The arrival is called an RNAV arrival. We have to use RNAV to follow it. RNAV is a combination of GPS and INS, so they can check on each other. The path accuracy of the RNAV system and the autopilot is about .05 (!) nautical miles. Yes, it is that good. Most pilots are not going to be hand flying on the arrival, so the path accuracy is basically dead on. However, once cleared for a visual, then maybe hand flying, maybe landing gear down to come down faster, turn away before turning back toward ONT as in Mark’s picture. I think you can assume no one is going to be turning toward ONT off the STAR because it is hard to come down fast enough if you shorten the path.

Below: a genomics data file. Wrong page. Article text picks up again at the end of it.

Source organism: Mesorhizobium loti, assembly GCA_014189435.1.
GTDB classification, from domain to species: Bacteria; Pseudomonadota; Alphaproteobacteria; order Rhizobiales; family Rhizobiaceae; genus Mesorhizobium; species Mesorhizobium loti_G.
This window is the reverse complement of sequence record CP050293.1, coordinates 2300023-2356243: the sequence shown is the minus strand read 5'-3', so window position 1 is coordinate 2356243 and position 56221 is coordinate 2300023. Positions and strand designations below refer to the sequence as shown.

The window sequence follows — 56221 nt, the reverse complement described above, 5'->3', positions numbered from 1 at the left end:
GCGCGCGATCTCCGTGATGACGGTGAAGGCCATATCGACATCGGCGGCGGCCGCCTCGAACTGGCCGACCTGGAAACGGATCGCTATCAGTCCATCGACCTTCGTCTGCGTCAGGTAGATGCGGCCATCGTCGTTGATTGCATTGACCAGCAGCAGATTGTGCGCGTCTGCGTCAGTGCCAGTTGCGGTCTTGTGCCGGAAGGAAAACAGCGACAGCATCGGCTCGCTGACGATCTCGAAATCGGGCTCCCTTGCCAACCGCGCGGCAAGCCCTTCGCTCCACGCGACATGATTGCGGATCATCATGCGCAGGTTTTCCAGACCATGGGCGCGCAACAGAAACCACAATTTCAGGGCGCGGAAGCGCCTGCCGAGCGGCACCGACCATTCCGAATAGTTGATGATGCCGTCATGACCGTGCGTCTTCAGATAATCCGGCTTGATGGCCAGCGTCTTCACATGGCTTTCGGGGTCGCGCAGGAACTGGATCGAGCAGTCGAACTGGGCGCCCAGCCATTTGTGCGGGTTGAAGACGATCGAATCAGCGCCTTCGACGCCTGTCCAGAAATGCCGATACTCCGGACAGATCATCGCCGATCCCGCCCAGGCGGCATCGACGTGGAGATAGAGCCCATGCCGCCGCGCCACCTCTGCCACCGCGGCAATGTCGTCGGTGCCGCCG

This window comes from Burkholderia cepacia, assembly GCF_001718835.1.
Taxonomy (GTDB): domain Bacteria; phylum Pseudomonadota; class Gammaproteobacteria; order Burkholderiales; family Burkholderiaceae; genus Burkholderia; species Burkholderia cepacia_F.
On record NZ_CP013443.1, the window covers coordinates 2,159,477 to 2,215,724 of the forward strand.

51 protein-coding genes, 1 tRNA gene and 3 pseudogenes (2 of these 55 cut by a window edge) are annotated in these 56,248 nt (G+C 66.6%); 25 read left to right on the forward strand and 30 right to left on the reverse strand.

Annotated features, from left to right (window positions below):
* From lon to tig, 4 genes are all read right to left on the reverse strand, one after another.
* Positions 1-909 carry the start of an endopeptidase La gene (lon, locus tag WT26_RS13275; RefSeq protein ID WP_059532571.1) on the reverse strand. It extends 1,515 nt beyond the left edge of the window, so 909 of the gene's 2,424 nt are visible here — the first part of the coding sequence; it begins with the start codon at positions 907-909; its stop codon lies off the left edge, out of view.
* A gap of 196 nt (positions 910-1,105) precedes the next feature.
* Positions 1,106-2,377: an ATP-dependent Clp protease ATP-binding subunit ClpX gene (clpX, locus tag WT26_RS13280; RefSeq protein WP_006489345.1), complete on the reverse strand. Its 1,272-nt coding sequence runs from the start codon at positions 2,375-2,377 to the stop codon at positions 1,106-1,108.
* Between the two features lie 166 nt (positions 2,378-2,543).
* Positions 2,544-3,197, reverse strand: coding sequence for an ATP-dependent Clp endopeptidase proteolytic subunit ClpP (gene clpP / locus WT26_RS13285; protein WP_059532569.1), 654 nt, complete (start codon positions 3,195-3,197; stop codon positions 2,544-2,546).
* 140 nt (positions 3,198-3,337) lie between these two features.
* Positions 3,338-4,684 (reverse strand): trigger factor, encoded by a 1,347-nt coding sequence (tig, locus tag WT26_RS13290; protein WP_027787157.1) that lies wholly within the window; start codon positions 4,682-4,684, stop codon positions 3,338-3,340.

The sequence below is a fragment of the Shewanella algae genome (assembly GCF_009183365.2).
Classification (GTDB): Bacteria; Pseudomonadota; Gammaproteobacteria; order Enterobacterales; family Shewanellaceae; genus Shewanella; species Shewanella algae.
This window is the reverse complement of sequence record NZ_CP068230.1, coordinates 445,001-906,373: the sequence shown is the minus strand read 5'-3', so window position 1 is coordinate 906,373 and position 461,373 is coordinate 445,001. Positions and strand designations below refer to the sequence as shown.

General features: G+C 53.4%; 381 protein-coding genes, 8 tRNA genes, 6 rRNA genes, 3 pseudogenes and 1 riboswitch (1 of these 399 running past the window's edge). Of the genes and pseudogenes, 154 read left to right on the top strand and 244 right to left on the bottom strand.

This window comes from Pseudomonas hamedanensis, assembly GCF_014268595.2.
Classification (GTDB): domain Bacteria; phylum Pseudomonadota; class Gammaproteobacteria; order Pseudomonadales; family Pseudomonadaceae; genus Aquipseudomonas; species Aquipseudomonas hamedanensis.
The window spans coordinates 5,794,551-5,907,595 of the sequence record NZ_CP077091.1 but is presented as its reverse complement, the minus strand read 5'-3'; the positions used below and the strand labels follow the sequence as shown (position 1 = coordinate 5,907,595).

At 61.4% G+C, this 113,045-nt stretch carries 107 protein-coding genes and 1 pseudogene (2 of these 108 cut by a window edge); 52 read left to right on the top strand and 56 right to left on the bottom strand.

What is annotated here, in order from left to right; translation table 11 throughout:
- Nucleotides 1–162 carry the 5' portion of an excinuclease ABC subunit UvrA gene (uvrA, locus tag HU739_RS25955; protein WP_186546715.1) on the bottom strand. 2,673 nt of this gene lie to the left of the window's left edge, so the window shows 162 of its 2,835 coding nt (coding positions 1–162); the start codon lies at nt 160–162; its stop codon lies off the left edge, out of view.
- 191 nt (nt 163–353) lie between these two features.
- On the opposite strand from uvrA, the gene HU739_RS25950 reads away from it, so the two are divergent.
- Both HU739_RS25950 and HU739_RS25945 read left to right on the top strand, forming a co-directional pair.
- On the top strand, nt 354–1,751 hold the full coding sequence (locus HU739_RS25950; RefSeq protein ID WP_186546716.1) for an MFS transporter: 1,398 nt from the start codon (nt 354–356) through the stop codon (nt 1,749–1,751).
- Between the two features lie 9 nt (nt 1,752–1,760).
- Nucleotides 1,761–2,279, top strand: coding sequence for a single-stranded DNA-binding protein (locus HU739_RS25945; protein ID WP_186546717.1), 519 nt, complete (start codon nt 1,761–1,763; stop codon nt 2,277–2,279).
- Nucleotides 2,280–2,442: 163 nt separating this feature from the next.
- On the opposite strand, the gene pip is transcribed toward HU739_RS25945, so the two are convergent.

ATC can turn us east at any time for spacing.
The most objective question I think from Gary above is where do they clear us for a visual? Any time after the dogleg at hitop I think is realistic answer. Since the weather is good most days, it never rains in southern Ca…., most approaches are visuals, that is why the airplanes are below the altitudes and MEAs specified on the STAR.
I think David’s path is right on. since I was sitting on the left, and I could look down and see launch, that means the airplane was in between BB and CL.